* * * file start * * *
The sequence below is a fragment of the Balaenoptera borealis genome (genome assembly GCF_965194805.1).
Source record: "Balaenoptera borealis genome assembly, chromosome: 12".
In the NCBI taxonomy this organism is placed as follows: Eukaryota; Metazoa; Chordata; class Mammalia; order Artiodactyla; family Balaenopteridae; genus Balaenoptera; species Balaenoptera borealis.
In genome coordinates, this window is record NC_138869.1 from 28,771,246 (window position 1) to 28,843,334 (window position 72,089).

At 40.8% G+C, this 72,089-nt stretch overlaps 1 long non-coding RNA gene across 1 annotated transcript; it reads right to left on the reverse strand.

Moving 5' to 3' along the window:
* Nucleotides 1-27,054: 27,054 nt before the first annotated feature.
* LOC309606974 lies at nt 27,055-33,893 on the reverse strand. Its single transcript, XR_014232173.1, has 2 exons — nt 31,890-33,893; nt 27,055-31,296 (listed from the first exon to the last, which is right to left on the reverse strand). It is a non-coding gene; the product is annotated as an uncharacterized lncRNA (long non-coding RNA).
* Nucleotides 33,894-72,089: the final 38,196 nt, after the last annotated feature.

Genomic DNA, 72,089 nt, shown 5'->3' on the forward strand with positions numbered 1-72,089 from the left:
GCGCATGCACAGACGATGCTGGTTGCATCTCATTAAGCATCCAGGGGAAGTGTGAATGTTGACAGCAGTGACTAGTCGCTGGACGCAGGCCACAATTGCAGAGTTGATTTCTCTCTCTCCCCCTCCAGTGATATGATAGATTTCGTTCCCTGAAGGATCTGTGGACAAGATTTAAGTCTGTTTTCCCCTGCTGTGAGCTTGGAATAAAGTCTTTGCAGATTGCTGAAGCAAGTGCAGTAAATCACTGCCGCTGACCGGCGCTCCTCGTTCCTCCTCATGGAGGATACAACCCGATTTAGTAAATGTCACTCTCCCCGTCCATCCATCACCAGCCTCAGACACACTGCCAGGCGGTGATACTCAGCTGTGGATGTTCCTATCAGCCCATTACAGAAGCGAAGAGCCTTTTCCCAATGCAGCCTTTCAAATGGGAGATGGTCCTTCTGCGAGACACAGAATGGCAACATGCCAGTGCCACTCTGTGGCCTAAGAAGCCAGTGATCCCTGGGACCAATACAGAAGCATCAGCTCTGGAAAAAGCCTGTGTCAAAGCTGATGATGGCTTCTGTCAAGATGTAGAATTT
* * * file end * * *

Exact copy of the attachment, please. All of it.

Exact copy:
The sequence below is a fragment of the Balaenoptera borealis genome (genome assembly GCF_965194805.1).
Source record: "Balaenoptera borealis genome assembly, chromosome: 12".
In the NCBI taxonomy this organism is placed as follows: Eukaryota; Metazoa; Chordata; class Mammalia; order Artiodactyla; family Balaenopteridae; genus Balaenoptera; species Balaenoptera borealis.
In genome coordinates, this window is record NC_138869.1 from 28,771,246 (window position 1) to 28,843,334 (window position 72,089).

At 40.8% G+C, this 72,089-nt stretch overlaps 1 long non-coding RNA gene across 1 annotated transcript; it reads right to left on the reverse strand.

Moving 5' to 3' along the window:
* Nucleotides 1-27,054: 27,054 nt before the first annotated feature.
* LOC309606974 lies at nt 27,055-33,893 on the reverse strand. Its single transcript, XR_014232173.1, has 2 exons — nt 31,890-33,893; nt 27,055-31,296 (listed from the first exon to the last, which is right to left on the reverse strand). It is a non-coding gene; the product is annotated as an uncharacterized lncRNA (long non-coding RNA).
* Nucleotides 33,894-72,089: the final 38,196 nt, after the last annotated feature.

Genomic DNA, 72,089 nt, shown 5'->3' on the forward strand with positions numbered 1-72,089 from the left:
GCGCATGCACAGACGATGCTGGTTGCATCTCATTAAGCATCCAGGGGAAGTGTGAATGTTGACAGCAGTGACTAGTCGCTGGACGCAGGCCACAATTGCAGAGTTGATTTCTCTCTCTCCCCCTCCAGTGATATGATAGATTTCGTTCCCTGAAGGATCTGTGGACAAGATTTAAGTCTGTTTTCCCCTGCTGTGAGCTTGGAATAAAGTCTTTGCAGATTGCTGAAGCAAGTGCAGTAAATCACTGCCGCTGACCGGCGCTCCTCGTTCCTCCTCATGGAGGATACAACCCGATTTAGTAAATGTCACTCTCCCCGTCCATCCATCACCAGCCTCAGACACACTGCCAGGCGGTGATACTCAGCTGTGGATGTTCCTATCAGCCCATTACAGAAGCGAAGAGCCTTTTCCCAATGCAGCCTTTCAAATGGGAGATGGTCCTTCTGCGAGACACAGAATGGCAACATGCCAGTGCCACTCTGTGGCCTAAGAAGCCAGTGATCCCTGGGACCAATACAGAAGCATCAGCTCTGGAAAAAGCCTGTGTCAAAGCTGATGATGGCTTCTGTCAAGATGTAGAATTT